Reviewed by Catherine Francis
'One Voice' is a series of albums bringing together some of America's top worship leaders from various denominations and backgrounds, with the aim of not only producing excellent worship resources, but also of building unity in the body of Christ. This second offering of class worship songs is produced by that brilliant blues rocker Chris Lizotte, who is himself an international worship leader. "You Alone Are God" features the songs (and voices) of Vineyard worship leader Eddie Espinosa and former vocalist for the violet burning, Jaime Eichler with half the album devoted to each. The music itself is top quality, which isn't surprising considering the pedigree of some of the musicians used. Bassist Tim Chandler is best known for his work with The Choir, and Prayer Chain's guitarist Andrew D Prickett also makes an appearance. An unusual and extremely useful feature of the album is that the chords of each song are listed alongside the words on the cover - no more struggling to work out awkward chord structures before being able to use them at church...please take note, record companies! In all, 10 songs which make up an excellent and accessible resource for expanding your repertoire of worship material.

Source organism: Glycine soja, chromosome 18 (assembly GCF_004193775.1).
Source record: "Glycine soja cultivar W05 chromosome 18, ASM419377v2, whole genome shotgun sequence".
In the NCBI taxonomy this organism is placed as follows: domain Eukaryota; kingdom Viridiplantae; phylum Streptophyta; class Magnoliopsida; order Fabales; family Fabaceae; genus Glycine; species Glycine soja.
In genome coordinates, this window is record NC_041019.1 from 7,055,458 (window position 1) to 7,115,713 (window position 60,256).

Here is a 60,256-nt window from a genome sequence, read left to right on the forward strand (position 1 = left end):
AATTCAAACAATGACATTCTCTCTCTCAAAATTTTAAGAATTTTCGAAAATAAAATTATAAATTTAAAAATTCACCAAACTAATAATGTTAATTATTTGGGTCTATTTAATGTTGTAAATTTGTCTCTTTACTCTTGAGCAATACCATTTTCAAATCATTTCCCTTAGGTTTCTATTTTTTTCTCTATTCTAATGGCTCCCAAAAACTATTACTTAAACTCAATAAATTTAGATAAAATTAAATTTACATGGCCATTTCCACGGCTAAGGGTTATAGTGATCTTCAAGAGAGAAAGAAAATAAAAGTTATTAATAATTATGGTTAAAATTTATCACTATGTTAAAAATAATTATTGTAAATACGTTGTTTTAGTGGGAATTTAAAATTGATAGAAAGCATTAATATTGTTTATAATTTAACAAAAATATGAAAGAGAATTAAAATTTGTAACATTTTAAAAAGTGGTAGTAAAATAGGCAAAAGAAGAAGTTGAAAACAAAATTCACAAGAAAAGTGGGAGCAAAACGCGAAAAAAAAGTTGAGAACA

Also reviewed in CR46
Those with long memories will remember these two American singer/songwriters as, respectively, one of the pillars of the Vineyard Church in Anaheim and the former lead singer of the much loved indie band Violet Burning. The album is split into two parts, labelled (not surprisingly) "Eddie's Side" and "Jamie's Side", and, to borrow the football cliché, this in indeed an album of two parts; Eddie gives us music in typical Vineyard-style: simple, Scripture-based, straight-ahead praise and worship, whilst Jamie gives us synth-driven mood music that wouldn't be out of place at Cross Rhythms or Soul Survivor. Having moved on from the time when I thought the Vineyard was at the cutting edge of CCM, I prefer the latter; is it my imagination, or has the Vineyard style become a little old-fashioned? A nice touch is the provision of guitar chords on the lyric sheet, so that the songs can be used in a worship setting, although Jamie's songs would take the average congregation a lot more time to learn than Eddie's. A strange inclusion is Randy Wright's old 1986 warhorse "All Consuming Fire": Eddie comments in the sleevenotes that Randy is one of those who have encouraged him in his music, so that's probably why it's there, but it sticks out like the proverbial sore thumb. Even so, a nice comfortable album with lots of worshipful moments: useful Hospital Radio material and ideal for personal devotions, especially Jamie's Side.
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